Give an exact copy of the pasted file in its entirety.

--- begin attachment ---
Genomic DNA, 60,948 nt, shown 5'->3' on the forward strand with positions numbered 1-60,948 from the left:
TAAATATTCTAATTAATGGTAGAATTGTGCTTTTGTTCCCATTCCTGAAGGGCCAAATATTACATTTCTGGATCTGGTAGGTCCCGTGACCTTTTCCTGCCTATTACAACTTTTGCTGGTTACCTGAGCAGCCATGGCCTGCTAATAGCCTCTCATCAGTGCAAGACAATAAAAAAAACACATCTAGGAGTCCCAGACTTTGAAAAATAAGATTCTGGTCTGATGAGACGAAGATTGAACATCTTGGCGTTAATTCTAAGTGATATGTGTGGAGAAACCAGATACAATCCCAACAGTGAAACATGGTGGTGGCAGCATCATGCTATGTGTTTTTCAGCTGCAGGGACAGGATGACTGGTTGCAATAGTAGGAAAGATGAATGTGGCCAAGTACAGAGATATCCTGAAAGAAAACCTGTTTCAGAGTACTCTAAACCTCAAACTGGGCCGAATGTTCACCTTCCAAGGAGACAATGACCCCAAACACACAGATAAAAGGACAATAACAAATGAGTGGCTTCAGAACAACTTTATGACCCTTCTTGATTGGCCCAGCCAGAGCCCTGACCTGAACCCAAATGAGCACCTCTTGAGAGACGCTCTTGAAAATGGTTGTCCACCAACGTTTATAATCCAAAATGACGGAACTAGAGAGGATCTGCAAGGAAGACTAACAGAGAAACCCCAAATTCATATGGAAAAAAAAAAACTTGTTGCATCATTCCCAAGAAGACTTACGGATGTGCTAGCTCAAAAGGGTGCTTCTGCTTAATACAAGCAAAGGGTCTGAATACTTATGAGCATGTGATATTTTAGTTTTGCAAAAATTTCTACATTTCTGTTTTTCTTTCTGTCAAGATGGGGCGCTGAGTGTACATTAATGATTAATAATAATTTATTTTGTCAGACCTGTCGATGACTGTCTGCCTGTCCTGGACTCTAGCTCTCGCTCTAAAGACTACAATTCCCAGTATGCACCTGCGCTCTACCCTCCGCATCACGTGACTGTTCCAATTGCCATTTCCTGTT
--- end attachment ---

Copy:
Genomic DNA, 60,948 nt, shown 5'->3' on the forward strand with positions numbered 1-60,948 from the left:
TAAATATTCTAATTAATGGTAGAATTGTGCTTTTGTTCCCATTCCTGAAGGGCCAAATATTACATTTCTGGATCTGGTAGGTCCCGTGACCTTTTCCTGCCTATTACAACTTTTGCTGGTTACCTGAGCAGCCATGGCCTGCTAATAGCCTCTCATCAGTGCAAGACAATAAAAAAAACACATCTAGGAGTCCCAGACTTTGAAAAATAAGATTCTGGTCTGATGAGACGAAGATTGAACATCTTGGCGTTAATTCTAAGTGATATGTGTGGAGAAACCAGATACAATCCCAACAGTGAAACATGGTGGTGGCAGCATCATGCTATGTGTTTTTCAGCTGCAGGGACAGGATGACTGGTTGCAATAGTAGGAAAGATGAATGTGGCCAAGTACAGAGATATCCTGAAAGAAAACCTGTTTCAGAGTACTCTAAACCTCAAACTGGGCCGAATGTTCACCTTCCAAGGAGACAATGACCCCAAACACACAGATAAAAGGACAATAACAAATGAGTGGCTTCAGAACAACTTTATGACCCTTCTTGATTGGCCCAGCCAGAGCCCTGACCTGAACCCAAATGAGCACCTCTTGAGAGACGCTCTTGAAAATGGTTGTCCACCAACGTTTATAATCCAAAATGACGGAACTAGAGAGGATCTGCAAGGAAGACTAACAGAGAAACCCCAAATTCATATGGAAAAAAAAAAACTTGTTGCATCATTCCCAAGAAGACTTACGGATGTGCTAGCTCAAAAGGGTGCTTCTGCTTAATACAAGCAAAGGGTCTGAATACTTATGAGCATGTGATATTTTAGTTTTGCAAAAATTTCTACATTTCTGTTTTTCTTTCTGTCAAGATGGGGCGCTGAGTGTACATTAATGATTAATAATAATTTATTTTGTCAGACCTGTCGATGACTGTCTGCCTGTCCTGGACTCTAGCTCTCGCTCTAAAGACTACAATTCCCAGTATGCACCTGCGCTCTACCCTCCGCATCACGTGACTGTTCCAATTGCCATTTCCTGTT